CB: So, you have eight movies coming out this year, you were a writer/actor on SNL for 10 years, and you just produced your first film. Is there one hat that you prefer to wear over the others?
JS: No, not really, I sort of just do what I do. I think it comes from the virtue of getting to work at a place like SNL. First as a writer and transferring over to the cast where Lorne Michaels gives people [a chance] who have never worked in film or television, and it’s an irresponsible move by his part. He allows them to go script to screen basically from Monday to a Saturday on his television program that he created 40 years ago, without much influence. Through the repetition of doing  week after week of SNL, sketch after sketch of developing these muscles where you go from the micro to the macro, I don’t want to say effortlessly, but at least with more ease than if I came into those situations without that opportunity.

CB: Yeah, they say that doing Saturday Night Live is some of the greatest training ground anyone can hope for. Did you find that to be the case? 
JS: It’s a profound experience. It may sound like I’m being cute by saying it’s irresponsible, but you have to think about it from a business model. Lorne is head of a studio, head of a network all within his own tiny empire. Vast, obviously, but tiny compared to Comcast. And for him to do that... like for me, never having written anything for televisionm and then I get a sketch on with Jack Black the very first time I wrote something for television. Or the week after that with Justin Timberlake, and then it being exactly what I wrote on a late Tuesday night. It’s having my dream job, but also my nightmare job because there is no way I belong here because heroes of mine have worked here. It beats the impostor syndrome out of you by creation and destruction, week after week you get used to it. It’s also this amazing opportunity to see people get to deal with new fame and how that can affect one’s art. I stayed there ten years by virtue of the fact that I wasn't let go, but also it demanded that much of my time and creativity and desire as a fan to want to be around that. And my generation was exceptional, I was flattered and humbled. The 40th was emblematic of all that. I think everyone felt that and you think it was one of the things that transferred at home. To be there that night really felt like we all belonged. I think everyone in our generation hoped the current cast felt that way too. You can’t help after graduating... and I know Lorne doesn't necessarily love that term because you can’t really ever graduate as evidence with Tina coming back to play Sarah Palin as recent as a couple of weeks ago. You really carry it with you everywhere and it makes… I mean there is not a person alive these days that wasn't affected by that show or at least aware of it.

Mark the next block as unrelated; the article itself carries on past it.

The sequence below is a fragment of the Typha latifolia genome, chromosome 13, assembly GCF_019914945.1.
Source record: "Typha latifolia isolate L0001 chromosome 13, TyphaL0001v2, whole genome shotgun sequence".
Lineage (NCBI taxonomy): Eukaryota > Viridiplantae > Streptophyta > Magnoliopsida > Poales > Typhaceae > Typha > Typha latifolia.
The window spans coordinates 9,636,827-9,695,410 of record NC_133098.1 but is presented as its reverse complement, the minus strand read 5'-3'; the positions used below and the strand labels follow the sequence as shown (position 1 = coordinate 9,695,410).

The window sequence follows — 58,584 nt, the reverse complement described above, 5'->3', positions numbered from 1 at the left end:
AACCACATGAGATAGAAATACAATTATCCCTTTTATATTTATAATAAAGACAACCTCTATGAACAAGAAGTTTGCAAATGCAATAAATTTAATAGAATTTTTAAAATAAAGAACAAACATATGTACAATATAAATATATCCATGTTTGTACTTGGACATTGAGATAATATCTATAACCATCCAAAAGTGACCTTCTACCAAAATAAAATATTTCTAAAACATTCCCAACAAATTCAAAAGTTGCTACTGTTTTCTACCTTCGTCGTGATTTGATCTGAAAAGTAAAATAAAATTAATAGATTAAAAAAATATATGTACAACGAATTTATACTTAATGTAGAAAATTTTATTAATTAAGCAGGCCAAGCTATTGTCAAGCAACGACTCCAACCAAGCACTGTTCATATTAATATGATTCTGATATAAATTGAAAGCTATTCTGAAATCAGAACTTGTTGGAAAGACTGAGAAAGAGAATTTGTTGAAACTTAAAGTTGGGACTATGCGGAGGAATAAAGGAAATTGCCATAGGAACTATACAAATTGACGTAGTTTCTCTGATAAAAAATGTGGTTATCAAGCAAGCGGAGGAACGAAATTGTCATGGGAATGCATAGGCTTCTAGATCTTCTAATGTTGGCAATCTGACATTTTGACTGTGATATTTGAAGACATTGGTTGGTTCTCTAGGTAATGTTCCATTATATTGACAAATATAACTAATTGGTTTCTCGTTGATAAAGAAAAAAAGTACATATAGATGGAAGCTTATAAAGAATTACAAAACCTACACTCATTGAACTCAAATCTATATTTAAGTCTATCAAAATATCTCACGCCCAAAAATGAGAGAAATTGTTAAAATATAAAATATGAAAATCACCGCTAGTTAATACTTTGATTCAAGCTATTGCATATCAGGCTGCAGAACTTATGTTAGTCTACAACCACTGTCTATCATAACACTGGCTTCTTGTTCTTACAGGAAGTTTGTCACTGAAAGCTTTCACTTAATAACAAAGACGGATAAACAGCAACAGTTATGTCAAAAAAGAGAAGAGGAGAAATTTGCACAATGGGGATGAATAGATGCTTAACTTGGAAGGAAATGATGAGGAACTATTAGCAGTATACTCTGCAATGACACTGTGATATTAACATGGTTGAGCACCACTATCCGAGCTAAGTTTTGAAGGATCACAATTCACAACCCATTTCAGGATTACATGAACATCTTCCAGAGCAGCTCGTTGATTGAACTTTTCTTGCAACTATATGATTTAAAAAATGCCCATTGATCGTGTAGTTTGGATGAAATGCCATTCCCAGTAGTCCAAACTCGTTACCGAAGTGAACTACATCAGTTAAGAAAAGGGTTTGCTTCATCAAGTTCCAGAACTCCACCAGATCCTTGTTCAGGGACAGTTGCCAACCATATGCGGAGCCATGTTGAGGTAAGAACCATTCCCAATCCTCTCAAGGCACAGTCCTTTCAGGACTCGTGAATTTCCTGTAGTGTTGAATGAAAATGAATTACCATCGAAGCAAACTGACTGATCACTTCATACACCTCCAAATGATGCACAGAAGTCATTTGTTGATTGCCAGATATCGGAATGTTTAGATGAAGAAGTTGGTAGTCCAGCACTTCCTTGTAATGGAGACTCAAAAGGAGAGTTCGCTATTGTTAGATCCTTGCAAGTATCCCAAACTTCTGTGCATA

CB: On the heels of the Super Bowl and the primaries coming up, I’ve always wondered when you were on SNL was it hard to put your feelings towards someone that you don’t agree with or is opposing your team down for the sake of the job?
JS: It’s just as much with people who don’t share your personal politics or a host that, although they are big with the zeitgeist, you don’t agree with the way that they are affecting or infecting culture. I am not such a big enough fan of any one specific sports team that I can’t understand at the end of the day, they are just a human being doing a job. Too many people swap teams. You know that great Seinfeld bit where you hate a guy one season and then he comes to your team and you are basically cheering for clothing. So I sort of share that sentiment through his comedic wisdom. So you can’t help, with any living person, being, entity whether it’s a dog, or a tree, or a person who shares the absolute opposite politics of you.  Assuming that they aren’t you know... psychopaths the more time you spend with them, you can’t help but see the humanity in them. I would say I was even charmed by Sarah Palin! Believe it or not in 2008, when she was there. You are kind of like ‘Oh what? Oh no!’ Doesn’t mean you’re going to vote for her, but at the same time you see a human being there.

CB: My final question, even though your character ruined feminist weekend on Portlandia, do you Jason Sudeikis, consider yourself a feminist?  
JS: Very much so. Yeah. For sure. At its truest sense, I believe that males and females should be treated equal and everybody being valued as such with the lights off when it’s just bones and soul.

 

 

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Courtney Bissonette is a New York based writer and improv comedienne. She writes primarily about movies, pop cultures and feminist heroes. She gets along best with old people. She has seen more old movies than your grandma, probably. Salt from Salt n Pepa once took her Trick'r Treating. You can follow her on instagram at @gddamnitcourtney or twitter @courttette